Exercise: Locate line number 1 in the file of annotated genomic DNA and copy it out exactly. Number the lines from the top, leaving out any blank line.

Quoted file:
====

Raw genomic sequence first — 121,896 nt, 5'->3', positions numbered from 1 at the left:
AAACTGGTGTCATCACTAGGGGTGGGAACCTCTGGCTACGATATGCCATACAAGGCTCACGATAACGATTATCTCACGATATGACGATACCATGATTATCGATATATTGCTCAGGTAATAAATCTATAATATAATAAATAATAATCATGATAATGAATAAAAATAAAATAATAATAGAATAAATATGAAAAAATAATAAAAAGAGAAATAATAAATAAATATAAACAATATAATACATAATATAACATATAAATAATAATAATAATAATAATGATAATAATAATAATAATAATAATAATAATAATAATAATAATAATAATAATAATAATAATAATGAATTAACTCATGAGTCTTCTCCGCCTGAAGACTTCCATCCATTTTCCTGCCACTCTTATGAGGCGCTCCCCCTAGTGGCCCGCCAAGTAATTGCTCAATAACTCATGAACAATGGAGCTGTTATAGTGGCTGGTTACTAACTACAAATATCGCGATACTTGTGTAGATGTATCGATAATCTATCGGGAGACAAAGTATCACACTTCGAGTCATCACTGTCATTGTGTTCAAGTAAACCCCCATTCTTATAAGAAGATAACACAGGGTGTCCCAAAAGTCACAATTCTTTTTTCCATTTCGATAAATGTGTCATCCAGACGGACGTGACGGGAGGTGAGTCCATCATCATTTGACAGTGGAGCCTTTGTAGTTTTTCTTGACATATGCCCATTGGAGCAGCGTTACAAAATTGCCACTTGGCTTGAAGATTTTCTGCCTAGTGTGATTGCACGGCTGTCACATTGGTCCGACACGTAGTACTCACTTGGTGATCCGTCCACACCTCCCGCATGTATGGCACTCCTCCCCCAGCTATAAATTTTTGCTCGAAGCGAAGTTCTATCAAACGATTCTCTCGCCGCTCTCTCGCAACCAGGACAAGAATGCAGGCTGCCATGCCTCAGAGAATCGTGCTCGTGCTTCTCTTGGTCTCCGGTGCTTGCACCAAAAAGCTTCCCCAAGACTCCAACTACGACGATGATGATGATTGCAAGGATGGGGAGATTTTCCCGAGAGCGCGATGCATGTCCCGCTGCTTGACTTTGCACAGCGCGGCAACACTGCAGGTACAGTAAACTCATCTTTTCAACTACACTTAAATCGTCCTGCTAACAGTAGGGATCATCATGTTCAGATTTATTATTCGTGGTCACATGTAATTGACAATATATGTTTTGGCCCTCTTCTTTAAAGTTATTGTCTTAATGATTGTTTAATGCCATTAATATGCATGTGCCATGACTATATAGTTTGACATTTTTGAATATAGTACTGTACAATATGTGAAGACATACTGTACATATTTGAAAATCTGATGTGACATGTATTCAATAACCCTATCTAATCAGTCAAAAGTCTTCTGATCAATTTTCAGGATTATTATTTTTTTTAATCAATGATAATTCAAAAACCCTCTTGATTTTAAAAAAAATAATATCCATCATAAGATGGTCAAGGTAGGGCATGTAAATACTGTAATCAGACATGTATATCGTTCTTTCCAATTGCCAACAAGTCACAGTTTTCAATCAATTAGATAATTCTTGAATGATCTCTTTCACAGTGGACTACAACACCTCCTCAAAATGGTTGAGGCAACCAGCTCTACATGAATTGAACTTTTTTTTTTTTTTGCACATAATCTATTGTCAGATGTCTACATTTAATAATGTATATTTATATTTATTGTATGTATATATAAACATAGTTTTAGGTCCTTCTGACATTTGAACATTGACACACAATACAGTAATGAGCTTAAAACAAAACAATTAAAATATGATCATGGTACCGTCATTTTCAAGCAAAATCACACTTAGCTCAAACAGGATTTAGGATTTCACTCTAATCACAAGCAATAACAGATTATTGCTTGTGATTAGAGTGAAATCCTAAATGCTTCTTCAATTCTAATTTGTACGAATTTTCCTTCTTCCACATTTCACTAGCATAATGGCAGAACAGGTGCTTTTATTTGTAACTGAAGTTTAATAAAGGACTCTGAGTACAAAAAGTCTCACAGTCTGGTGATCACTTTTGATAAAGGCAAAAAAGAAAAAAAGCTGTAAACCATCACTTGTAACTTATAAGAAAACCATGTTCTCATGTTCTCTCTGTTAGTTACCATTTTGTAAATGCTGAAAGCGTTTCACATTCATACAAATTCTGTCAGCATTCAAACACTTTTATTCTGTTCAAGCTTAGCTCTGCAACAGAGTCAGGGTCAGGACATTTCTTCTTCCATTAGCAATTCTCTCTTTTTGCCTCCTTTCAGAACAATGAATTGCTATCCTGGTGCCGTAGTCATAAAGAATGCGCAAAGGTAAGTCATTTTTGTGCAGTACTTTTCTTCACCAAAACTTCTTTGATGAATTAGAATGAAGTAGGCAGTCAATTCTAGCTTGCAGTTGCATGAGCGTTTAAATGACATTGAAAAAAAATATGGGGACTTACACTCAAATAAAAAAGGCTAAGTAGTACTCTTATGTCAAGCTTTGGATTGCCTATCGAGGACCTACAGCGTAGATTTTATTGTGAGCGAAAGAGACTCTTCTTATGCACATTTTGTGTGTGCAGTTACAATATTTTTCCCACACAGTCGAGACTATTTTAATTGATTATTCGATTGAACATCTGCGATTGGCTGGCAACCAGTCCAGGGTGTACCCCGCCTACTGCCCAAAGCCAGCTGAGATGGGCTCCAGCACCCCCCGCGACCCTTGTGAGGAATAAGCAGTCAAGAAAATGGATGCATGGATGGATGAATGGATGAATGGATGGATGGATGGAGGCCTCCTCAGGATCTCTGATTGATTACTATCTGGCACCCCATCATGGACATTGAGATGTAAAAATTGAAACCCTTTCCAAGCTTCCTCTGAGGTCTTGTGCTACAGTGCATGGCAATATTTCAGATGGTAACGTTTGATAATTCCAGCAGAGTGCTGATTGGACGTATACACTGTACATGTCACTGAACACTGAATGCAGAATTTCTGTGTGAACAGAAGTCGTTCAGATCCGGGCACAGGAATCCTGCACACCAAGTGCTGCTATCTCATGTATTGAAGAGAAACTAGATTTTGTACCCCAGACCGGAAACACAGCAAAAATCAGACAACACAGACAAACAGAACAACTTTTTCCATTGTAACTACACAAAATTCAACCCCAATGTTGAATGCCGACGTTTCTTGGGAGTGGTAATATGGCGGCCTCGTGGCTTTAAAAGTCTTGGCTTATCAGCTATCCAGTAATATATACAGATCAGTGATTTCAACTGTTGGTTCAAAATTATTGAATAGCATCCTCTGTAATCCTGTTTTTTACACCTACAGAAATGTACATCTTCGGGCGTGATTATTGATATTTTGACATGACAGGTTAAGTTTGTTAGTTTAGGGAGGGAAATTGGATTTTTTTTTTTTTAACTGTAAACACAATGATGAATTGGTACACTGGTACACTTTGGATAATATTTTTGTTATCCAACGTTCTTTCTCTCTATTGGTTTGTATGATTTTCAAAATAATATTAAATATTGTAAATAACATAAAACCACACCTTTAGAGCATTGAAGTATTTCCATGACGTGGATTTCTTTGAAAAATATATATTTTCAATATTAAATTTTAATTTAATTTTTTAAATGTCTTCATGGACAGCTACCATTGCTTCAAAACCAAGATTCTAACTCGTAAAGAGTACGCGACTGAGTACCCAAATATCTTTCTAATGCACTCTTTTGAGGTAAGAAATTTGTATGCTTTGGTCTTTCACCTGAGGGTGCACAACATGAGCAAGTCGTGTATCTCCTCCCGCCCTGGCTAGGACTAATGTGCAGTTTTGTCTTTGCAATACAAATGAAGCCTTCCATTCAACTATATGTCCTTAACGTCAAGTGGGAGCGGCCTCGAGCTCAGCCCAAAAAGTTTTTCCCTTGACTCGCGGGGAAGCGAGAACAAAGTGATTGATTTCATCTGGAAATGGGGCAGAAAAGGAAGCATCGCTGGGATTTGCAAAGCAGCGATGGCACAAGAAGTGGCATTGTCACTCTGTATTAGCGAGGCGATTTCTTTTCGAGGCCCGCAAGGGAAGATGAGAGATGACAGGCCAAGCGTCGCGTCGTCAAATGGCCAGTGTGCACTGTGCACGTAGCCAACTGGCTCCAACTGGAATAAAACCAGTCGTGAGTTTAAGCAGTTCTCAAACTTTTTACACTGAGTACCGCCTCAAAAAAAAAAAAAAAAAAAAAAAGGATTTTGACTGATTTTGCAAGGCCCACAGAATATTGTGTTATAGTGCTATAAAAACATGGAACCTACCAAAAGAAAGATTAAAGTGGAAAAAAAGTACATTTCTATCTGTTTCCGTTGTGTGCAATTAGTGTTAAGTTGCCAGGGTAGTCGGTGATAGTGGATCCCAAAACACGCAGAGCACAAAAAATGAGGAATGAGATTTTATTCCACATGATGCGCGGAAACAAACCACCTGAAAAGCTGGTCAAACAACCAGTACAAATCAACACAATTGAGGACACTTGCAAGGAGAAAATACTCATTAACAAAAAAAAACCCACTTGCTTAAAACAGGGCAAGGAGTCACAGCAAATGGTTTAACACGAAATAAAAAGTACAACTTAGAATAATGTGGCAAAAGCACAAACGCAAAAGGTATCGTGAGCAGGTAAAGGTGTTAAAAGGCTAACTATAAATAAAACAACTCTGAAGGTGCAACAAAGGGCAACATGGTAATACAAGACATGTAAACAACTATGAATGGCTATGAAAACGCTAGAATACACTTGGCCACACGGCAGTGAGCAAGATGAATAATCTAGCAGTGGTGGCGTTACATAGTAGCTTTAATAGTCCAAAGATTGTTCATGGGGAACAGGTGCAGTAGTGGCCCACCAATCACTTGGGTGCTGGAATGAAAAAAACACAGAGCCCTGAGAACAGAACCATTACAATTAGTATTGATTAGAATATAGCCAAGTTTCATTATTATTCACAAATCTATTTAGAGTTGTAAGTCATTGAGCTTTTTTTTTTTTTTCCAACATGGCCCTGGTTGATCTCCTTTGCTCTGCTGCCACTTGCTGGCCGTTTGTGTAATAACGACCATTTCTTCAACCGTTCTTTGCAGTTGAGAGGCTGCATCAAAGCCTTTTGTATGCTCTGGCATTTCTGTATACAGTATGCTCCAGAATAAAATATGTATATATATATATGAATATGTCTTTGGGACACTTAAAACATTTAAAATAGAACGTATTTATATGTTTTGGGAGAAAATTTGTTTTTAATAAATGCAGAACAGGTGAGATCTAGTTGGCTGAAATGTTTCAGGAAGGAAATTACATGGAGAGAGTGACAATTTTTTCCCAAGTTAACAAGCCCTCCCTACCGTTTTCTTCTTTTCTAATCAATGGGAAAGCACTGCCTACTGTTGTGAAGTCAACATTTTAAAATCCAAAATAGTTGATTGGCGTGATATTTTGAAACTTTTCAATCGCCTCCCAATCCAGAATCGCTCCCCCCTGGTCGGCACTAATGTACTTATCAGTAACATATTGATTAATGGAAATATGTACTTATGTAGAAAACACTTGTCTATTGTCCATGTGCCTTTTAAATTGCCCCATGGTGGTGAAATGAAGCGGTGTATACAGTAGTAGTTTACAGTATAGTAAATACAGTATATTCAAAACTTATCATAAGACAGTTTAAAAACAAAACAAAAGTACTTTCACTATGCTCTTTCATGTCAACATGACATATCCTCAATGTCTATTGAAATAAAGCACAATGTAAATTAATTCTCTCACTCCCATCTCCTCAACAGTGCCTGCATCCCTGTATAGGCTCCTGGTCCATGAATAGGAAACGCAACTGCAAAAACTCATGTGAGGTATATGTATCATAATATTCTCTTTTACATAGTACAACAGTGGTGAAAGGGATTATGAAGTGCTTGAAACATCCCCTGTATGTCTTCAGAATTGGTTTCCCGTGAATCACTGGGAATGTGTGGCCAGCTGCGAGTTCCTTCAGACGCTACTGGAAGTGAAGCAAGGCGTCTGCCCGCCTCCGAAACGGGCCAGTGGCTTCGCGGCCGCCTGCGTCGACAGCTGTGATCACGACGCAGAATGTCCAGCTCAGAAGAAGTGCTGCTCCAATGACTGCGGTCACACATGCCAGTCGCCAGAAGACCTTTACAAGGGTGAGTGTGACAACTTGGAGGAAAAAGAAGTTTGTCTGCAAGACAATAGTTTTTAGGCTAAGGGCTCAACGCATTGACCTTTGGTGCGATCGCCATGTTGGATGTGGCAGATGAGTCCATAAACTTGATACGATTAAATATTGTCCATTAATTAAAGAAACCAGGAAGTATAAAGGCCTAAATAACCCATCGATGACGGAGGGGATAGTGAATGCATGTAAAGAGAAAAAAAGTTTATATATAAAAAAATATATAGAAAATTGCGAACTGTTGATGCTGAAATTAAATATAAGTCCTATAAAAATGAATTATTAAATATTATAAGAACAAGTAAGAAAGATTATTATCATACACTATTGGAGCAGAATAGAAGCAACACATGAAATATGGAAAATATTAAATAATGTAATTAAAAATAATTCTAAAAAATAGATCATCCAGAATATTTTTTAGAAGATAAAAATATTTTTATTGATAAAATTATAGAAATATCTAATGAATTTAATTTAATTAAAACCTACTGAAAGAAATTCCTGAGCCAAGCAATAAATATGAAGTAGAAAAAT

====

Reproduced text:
Raw genomic sequence first — 121,896 nt, 5'->3', positions numbered from 1 at the left: